# Meaningful Mental Math

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Last week I stopped at a convenience store to pick up my daily dose of caffeine. The total was $1.81, so I handed the cashier a five-dollar bill and—wait for it—one penny. The clerk looked at me sheepishly and said, “Sorry, I'm not very good at doing math in my head." This reinforced my belief that mental math is a critical component of math instruction and should be done on a regular basis. Students need regular opportunities to work with numbers without using paper and pencil.

What exactly is mental math? Put simply, mental math is solving math problems without the use of paper and pencil. During a mental math exercise, students are shown a problem and given time to solve it mentally. The teacher does not model, and students are not required to use a specific strategy. They solve the problem in a way that makes sense to them. Once students are given time to solve, various solution strategies are recorded as they articulate their thinking. The teacher facilitates, extending or clarifying student thinking with questions, scripting, or allowing students to record their thinking on chart paper. It is not necessary to have each student share his or her answer; however, you *do* want students to see several different ways that the problem was solved.

Middle school math teachers say over and over that their students lack an understanding of number sense. Research shows that without a strong foundation of number sense, students have a difficult time learning more advanced mathematics (Seeley, 2005). When students regularly work with numbers during mental math, they will begin to develop flexibility, “the ability to use number relationships with ease in computation” (Parrish, 2011). For example, students begin to recognize that 23 can be seen in different ways: as *one group of 23*, *two groups of ten and three ones,* *10+10+3*, and so on. Mental math helps students recognize that math is actually a series of patterns and that there are multiple ways to attack a problem, not just the traditional algorithm.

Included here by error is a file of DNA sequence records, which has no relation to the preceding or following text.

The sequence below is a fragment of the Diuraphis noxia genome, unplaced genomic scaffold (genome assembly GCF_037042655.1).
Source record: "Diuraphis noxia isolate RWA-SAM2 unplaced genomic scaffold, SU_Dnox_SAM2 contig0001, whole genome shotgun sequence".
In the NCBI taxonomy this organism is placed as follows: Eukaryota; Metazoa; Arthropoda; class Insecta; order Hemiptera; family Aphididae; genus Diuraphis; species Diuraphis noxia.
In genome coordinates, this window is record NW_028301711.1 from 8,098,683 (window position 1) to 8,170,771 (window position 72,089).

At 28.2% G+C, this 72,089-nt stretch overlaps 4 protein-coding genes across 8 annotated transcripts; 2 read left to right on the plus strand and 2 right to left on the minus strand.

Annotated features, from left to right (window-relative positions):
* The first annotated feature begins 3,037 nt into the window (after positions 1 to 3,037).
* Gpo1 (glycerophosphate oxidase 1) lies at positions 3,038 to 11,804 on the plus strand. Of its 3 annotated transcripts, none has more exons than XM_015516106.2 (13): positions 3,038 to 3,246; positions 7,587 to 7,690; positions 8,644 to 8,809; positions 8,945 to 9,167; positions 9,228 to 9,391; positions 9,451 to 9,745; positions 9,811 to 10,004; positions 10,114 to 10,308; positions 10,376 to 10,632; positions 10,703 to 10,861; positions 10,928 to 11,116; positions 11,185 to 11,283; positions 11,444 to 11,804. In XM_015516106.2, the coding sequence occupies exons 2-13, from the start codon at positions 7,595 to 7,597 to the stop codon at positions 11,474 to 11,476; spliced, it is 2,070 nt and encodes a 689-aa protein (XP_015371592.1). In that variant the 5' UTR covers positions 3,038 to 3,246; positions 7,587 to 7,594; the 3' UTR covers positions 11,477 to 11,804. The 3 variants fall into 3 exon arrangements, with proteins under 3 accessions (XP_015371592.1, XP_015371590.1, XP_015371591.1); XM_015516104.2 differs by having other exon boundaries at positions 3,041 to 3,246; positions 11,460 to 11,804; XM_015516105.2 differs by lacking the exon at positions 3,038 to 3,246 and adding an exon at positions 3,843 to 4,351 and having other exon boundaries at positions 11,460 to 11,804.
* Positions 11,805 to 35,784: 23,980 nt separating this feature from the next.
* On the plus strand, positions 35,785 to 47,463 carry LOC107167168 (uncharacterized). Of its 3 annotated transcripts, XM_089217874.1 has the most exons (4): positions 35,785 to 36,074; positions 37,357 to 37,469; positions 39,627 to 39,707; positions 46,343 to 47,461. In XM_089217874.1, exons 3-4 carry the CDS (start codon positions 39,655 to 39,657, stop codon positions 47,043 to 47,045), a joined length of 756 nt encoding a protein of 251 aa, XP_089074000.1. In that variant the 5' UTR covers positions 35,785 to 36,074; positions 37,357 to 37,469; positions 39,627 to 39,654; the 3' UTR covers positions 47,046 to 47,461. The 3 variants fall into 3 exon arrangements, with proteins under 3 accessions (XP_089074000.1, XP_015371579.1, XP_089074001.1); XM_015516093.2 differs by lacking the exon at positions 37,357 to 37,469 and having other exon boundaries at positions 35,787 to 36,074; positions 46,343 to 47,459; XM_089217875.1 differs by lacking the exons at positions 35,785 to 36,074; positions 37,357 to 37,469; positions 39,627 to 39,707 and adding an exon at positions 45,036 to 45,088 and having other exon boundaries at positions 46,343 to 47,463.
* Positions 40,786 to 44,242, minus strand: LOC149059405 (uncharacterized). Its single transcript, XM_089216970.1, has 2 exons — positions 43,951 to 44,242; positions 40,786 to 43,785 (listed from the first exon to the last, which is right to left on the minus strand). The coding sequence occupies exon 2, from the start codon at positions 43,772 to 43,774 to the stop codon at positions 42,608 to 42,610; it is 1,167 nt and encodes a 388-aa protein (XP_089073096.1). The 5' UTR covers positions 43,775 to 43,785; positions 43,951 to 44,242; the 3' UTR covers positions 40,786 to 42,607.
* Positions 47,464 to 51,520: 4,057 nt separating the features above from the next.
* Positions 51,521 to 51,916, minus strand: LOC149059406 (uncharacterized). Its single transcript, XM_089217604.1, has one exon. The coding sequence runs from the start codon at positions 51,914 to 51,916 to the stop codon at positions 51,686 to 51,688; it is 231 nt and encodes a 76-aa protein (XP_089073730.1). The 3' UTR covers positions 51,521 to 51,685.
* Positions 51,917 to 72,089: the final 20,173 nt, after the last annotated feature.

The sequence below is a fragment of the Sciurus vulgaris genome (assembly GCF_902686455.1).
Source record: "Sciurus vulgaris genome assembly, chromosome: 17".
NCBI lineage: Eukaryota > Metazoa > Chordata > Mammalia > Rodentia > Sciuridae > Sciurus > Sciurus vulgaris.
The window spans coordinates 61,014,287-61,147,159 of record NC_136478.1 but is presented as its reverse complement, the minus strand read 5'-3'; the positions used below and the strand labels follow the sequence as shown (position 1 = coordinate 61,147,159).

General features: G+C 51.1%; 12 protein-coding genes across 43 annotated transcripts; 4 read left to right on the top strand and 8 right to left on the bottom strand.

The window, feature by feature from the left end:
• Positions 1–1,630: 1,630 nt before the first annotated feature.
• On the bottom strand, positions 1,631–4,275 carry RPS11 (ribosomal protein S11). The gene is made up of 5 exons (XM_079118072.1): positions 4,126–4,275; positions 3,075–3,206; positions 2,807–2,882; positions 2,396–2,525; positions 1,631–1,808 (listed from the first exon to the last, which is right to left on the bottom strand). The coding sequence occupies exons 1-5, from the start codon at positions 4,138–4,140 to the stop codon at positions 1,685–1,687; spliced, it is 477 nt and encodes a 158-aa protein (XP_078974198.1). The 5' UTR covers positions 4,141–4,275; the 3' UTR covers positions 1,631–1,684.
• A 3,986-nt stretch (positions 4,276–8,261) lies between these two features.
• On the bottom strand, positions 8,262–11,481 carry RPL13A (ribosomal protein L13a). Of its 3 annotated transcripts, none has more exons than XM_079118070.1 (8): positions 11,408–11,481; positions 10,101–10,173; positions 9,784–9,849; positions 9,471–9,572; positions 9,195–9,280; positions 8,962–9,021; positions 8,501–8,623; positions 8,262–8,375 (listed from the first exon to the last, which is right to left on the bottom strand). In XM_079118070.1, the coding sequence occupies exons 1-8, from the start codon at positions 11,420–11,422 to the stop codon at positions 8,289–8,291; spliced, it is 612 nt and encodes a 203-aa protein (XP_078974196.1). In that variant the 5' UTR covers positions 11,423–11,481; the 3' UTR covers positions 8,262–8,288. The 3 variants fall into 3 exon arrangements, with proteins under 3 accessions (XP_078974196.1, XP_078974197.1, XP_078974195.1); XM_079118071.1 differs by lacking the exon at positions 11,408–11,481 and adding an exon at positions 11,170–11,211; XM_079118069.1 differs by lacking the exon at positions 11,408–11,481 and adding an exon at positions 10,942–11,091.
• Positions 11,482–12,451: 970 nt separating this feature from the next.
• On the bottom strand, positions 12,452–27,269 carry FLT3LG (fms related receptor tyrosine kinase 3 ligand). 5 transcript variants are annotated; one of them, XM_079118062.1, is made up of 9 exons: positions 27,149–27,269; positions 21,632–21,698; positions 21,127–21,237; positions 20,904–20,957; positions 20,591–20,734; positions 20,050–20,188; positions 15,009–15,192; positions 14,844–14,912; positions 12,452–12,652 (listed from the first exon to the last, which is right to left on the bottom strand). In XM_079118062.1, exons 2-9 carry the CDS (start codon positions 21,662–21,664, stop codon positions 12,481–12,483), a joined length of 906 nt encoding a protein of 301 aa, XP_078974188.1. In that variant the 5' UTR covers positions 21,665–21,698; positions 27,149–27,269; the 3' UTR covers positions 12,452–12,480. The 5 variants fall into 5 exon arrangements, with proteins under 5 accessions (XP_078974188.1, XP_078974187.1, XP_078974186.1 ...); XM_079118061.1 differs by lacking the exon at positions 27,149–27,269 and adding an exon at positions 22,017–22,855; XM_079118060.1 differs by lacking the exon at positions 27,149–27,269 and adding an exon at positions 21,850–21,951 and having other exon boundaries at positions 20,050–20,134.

When I first began implementing mental math, my approach was similar to building reading stamina with students: I started small. At first, we did mental math two times per week, and I chose mental math skills that I knew my students would be successful with (see Figure 1). I wanted them to feel successful and to build their confidence. As students became more comfortable with mental math, we gradually worked up to implementing it every day during our math block. I began to introduce more rigorous math problems, and I aligned the daily mental math to the skill or concept that was being taught. Over time, mental math became very enjoyable for my students and for me as well.

In my classroom, mental math is the stage where students begin to take ownership for their learning, develop confidence in their abilities, justify and explain their thinking, and truly make sense of mathematics. At the same time, mental math helps me see what strategies work well for students, what misconceptions need to be clarified, and how I can enrich and extend my students' thinking.

**References**

Parrish, S. (2011). Number Talks Build Numerical Reasoning. *Teaching Children Mathematics*, 198–205.

Seeley, C. (2005). Do the Math in Your Head! *NCTM News Bulletin*.